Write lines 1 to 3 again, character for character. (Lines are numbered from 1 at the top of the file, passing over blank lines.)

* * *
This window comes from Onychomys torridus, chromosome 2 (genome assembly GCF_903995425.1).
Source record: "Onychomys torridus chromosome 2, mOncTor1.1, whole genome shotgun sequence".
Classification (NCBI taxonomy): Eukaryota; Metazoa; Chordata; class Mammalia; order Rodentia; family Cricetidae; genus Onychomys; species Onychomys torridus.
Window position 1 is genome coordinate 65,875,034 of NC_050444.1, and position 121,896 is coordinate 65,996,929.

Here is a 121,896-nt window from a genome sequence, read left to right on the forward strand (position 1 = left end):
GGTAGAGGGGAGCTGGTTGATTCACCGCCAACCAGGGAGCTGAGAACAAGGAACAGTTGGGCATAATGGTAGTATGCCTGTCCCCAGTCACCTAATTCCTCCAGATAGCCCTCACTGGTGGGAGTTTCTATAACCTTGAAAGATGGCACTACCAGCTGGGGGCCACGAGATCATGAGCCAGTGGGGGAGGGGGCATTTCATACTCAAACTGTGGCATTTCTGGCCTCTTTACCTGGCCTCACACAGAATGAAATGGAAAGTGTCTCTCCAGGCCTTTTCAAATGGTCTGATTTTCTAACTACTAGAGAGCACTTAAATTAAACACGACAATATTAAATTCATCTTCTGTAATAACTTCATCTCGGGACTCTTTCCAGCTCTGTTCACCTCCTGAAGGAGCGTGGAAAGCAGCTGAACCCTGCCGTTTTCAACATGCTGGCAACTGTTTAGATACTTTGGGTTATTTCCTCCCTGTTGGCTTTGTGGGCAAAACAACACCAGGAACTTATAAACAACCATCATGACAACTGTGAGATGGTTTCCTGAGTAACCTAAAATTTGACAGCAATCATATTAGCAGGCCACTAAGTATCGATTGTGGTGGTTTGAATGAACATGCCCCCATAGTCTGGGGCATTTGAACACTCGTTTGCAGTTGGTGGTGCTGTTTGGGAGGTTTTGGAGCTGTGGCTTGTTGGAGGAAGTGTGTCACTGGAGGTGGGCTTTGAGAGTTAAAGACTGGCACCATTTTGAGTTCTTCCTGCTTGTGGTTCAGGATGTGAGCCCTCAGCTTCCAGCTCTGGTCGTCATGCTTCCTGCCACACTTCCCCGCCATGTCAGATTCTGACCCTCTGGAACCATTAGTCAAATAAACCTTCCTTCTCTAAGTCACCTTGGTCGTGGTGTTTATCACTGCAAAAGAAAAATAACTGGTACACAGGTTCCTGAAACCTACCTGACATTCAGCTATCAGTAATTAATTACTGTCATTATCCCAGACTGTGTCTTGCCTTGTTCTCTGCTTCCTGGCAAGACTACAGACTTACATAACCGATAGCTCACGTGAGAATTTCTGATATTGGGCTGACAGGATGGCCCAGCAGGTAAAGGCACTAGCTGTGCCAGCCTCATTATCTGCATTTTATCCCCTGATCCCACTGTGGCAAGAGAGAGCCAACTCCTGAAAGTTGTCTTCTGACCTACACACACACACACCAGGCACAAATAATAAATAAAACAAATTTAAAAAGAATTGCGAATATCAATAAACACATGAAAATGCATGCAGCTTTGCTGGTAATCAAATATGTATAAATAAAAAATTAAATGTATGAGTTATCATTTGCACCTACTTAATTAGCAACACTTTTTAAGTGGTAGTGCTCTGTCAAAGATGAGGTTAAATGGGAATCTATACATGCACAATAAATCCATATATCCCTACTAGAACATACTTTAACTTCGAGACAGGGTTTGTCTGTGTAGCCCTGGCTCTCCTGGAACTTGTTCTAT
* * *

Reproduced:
This window comes from Onychomys torridus, chromosome 2 (genome assembly GCF_903995425.1).
Source record: "Onychomys torridus chromosome 2, mOncTor1.1, whole genome shotgun sequence".
Classification (NCBI taxonomy): Eukaryota; Metazoa; Chordata; class Mammalia; order Rodentia; family Cricetidae; genus Onychomys; species Onychomys torridus.